• Anupam B Jena, Ruth L Newhouse associate professor of health care policy and medicine1,
  • Andrew R Olenski, graduate student2,
  • David Molitor, assistant professor of finance3,
  • Nolan Miller, professor of finance and Julian Simon faculty fellow3
  • 1Department of Health Care Policy, Harvard Medical School Boston, MA 02115, USA Department of Medicine, Massachusetts General Hospital, Boston, MA, USA National Bureau of Economic Research, Cambridge, MA, USA
  • 2Department of Economics, Columbia University, New York, NY, USA
  • 3Department of Finance, University of Illinois at Urbana-Champaign, Champaign, IL, USA
  • Correspondence to: A B Jena jenahcp.med.harvard.edu
    • Accepted 1 November 2017

    Limitations Of This Study

    Rheumatoid Arthritis – Signs & Symptoms | Johns Hopkins Medicine

    Our study has limitations. Most importantly, we lacked detail on disease severity to definitively exclude higher rates of joint or back pain related to rainfall. Moreover, although we had detailed data on utilization of primary care, we lacked information on use of drugs during periods of pain exacerbation patients could self manage symptoms by taking over-the-counter analgesics, which would not be detectable in our data. We also relied on administrative data, which is primarily focused on conditions rather than symptoms, which means that patients with joint or back pain related conditions who were seen by their physician for an unrelated symptom may have administrative diagnosis codes for both conditions. Our approach, however, assumed that a small but statistically identifiable relative increase in joint or back pain may still occur during rainy versus non-rainy days. Finally, we focused on older patients and studied rainfall specifically, rather than other weather conditions such as humidity, barometric pressure, or temperature.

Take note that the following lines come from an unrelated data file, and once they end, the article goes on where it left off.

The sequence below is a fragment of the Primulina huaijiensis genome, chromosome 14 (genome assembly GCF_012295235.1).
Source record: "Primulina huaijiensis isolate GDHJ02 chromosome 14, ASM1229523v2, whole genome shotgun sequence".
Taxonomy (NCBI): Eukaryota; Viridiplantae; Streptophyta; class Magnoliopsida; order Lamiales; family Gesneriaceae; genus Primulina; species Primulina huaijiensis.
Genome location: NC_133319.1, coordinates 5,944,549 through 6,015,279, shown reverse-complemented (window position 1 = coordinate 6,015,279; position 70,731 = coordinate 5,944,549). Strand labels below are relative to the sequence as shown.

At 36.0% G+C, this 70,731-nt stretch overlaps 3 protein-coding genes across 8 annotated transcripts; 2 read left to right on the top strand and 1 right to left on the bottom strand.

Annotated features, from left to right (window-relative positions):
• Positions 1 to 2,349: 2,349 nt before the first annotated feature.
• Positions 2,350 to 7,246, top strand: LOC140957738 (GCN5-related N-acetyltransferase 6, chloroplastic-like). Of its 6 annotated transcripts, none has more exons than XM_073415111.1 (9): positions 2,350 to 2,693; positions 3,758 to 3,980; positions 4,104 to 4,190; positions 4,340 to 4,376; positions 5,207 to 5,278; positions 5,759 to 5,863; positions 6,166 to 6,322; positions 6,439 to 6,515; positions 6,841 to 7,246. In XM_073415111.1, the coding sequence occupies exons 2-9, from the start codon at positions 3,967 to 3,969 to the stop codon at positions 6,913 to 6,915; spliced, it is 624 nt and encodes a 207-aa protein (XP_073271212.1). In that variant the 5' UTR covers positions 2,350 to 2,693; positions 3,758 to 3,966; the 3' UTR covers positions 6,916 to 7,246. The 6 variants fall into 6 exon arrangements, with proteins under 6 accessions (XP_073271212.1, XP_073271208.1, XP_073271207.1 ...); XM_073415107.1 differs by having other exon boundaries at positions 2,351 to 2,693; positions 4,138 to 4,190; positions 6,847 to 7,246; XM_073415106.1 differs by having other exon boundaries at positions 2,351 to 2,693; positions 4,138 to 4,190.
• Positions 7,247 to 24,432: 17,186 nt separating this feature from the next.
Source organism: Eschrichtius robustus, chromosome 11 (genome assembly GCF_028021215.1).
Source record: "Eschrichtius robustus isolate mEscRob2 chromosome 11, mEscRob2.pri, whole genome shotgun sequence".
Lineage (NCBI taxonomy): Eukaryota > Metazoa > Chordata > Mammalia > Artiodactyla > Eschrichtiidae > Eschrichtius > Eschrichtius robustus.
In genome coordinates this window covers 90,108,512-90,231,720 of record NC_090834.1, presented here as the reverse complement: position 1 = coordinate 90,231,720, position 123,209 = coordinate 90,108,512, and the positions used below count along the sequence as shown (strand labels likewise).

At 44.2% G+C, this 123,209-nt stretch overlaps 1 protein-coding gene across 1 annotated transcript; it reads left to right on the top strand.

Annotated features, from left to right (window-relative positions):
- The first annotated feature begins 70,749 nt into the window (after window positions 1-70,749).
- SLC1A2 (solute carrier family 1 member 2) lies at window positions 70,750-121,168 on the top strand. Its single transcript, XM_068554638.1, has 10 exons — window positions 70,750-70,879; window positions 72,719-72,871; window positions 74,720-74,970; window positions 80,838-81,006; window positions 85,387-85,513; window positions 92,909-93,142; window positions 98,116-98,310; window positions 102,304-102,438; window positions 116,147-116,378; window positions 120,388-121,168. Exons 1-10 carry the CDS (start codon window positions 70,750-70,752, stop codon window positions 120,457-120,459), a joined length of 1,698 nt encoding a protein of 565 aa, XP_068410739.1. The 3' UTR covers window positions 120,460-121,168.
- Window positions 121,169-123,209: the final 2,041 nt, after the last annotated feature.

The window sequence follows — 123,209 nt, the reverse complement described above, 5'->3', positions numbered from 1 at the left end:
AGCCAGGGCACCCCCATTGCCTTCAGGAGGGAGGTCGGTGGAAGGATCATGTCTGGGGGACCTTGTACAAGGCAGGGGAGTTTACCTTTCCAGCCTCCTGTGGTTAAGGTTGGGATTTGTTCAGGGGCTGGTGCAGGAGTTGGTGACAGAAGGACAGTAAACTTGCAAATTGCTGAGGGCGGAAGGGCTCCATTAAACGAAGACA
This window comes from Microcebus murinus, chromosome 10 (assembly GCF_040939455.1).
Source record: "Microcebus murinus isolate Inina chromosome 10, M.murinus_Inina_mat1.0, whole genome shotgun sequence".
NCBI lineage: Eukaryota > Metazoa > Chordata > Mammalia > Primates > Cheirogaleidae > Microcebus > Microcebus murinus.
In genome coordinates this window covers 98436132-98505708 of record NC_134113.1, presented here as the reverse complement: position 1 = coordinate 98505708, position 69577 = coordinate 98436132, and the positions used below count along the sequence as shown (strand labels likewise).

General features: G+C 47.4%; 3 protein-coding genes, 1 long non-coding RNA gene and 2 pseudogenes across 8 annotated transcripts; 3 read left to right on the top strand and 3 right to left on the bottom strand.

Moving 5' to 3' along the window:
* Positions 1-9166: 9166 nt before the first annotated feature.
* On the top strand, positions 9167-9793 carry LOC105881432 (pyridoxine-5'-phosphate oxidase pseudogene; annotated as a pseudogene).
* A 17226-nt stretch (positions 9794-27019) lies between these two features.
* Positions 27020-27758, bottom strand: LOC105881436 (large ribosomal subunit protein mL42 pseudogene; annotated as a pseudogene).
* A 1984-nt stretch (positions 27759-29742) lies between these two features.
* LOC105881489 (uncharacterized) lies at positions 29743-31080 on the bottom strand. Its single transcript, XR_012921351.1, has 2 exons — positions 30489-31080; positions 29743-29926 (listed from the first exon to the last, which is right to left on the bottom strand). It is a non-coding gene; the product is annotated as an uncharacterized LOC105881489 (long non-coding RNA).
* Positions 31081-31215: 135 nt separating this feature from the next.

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    How Is Arthritis Treated

    Theres no cure for arthritis, but there are treatments that can help you manage the condition. Your treatment plan will depend on the severity of the arthritis, its symptoms and your overall health.

    Conservative treatments include:

    • Medication: Anti-inflammatory and pain medications may help relieve your arthritis symptoms. Some medications, called biologics, target your immune systems inflammatory response. A healthcare provider may recommend biologics for your rheumatoid or psoriatic arthritis.